At least 45 people, including 17 children, died in two separate incidents of boats smuggling refugees sinking off two Greek islands overnight into Friday. Dozens survived, and a search and rescue operation was underway for more potential survivors.
In the first incident, a wooden boat carrying 48 people sank in the early hours off the small islet of Farmakonissi in the eastern Aegean. Forty one of the passengers managed to make it to shore, while authorities recovered seven bodies — six children and one woman — from the sea.
A few hours later, a wooden sailboat carrying an undetermined number of people sank off the islet of Kalolimnos, to the south of Farmakonissi. Greece's coast guard said 38 people drowned in that incident.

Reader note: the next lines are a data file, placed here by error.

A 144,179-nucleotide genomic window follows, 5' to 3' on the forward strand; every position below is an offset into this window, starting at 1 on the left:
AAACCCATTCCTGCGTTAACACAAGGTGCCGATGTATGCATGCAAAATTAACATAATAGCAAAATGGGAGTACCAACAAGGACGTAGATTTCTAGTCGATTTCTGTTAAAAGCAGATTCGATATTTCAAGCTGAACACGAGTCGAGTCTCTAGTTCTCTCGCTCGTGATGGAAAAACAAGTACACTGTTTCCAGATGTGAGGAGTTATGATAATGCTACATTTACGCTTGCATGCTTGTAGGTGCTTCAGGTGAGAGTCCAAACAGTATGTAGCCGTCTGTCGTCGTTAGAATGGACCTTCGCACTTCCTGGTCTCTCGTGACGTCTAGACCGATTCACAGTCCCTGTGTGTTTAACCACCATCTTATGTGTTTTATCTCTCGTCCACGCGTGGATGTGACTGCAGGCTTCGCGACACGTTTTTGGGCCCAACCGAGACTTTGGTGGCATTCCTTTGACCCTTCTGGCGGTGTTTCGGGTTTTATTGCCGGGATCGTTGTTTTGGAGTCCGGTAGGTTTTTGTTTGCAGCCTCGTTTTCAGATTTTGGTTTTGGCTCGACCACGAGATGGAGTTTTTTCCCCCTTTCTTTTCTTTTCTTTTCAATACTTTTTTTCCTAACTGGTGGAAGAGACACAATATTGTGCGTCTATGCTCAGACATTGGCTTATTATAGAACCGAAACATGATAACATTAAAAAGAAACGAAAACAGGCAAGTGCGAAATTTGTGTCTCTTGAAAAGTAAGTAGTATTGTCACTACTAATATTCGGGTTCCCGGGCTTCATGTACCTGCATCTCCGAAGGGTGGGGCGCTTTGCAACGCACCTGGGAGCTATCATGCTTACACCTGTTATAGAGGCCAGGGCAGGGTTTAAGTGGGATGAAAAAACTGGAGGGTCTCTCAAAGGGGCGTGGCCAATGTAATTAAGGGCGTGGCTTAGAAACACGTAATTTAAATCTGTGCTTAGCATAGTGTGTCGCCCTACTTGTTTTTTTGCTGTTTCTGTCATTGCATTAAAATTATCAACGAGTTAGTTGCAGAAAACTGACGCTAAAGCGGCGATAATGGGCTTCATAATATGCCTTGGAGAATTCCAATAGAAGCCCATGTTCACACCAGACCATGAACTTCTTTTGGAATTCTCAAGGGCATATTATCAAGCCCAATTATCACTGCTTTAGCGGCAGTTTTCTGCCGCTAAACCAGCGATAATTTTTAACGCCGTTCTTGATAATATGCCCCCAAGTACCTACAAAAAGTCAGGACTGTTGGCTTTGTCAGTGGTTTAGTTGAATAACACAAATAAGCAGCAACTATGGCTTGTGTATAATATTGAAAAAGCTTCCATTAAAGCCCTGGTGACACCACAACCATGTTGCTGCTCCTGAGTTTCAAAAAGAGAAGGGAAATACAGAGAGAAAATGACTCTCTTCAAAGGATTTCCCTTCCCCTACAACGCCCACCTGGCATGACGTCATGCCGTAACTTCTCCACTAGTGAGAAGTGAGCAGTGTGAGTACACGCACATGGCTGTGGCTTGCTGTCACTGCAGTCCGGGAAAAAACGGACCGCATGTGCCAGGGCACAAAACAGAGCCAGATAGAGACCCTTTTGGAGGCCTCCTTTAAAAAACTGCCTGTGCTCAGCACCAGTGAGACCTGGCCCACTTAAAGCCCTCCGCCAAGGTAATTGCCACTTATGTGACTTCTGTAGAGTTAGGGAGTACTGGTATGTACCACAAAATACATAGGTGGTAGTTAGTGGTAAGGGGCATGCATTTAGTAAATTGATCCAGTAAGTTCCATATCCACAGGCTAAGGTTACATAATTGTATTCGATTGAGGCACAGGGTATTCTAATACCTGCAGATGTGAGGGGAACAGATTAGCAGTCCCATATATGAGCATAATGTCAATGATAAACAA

Coast guard vessels, a helicopter and private boats were searching for additional survivors in addition to the 26 people already rescued. Authorities said the survivors' estimates of how many people had originally been on board varied from about 40 to 70, so it was unclear how many people were missing.
In October, the International Organization for Migration (IOM) warned that the crisis could turn “more deadly” as winter approached and temperatures dropped. An average of 4,500 people per day were entering the European Union via the Greek islands at the end of September.
Greece has become the main gateway for people fleeing war and poverty trying to reach the European Union. More than 800,000 entered Greece last year, mostly using unseaworthy boats to reach Greek islands from the nearby Turkish coast. Hundreds have died in the attempt.
In a deal struck at the end of November, Turkey promised to help stem the flow of refugees to Europe in return for cash, visas and renewed talks on joining the European Union.
Turkey is host to 2.2 million Syrians and has spent around $8.5 billion on feeding and housing them since the start of Syria's civil war nearly five years ago.
Al Jazeera and The Associated Press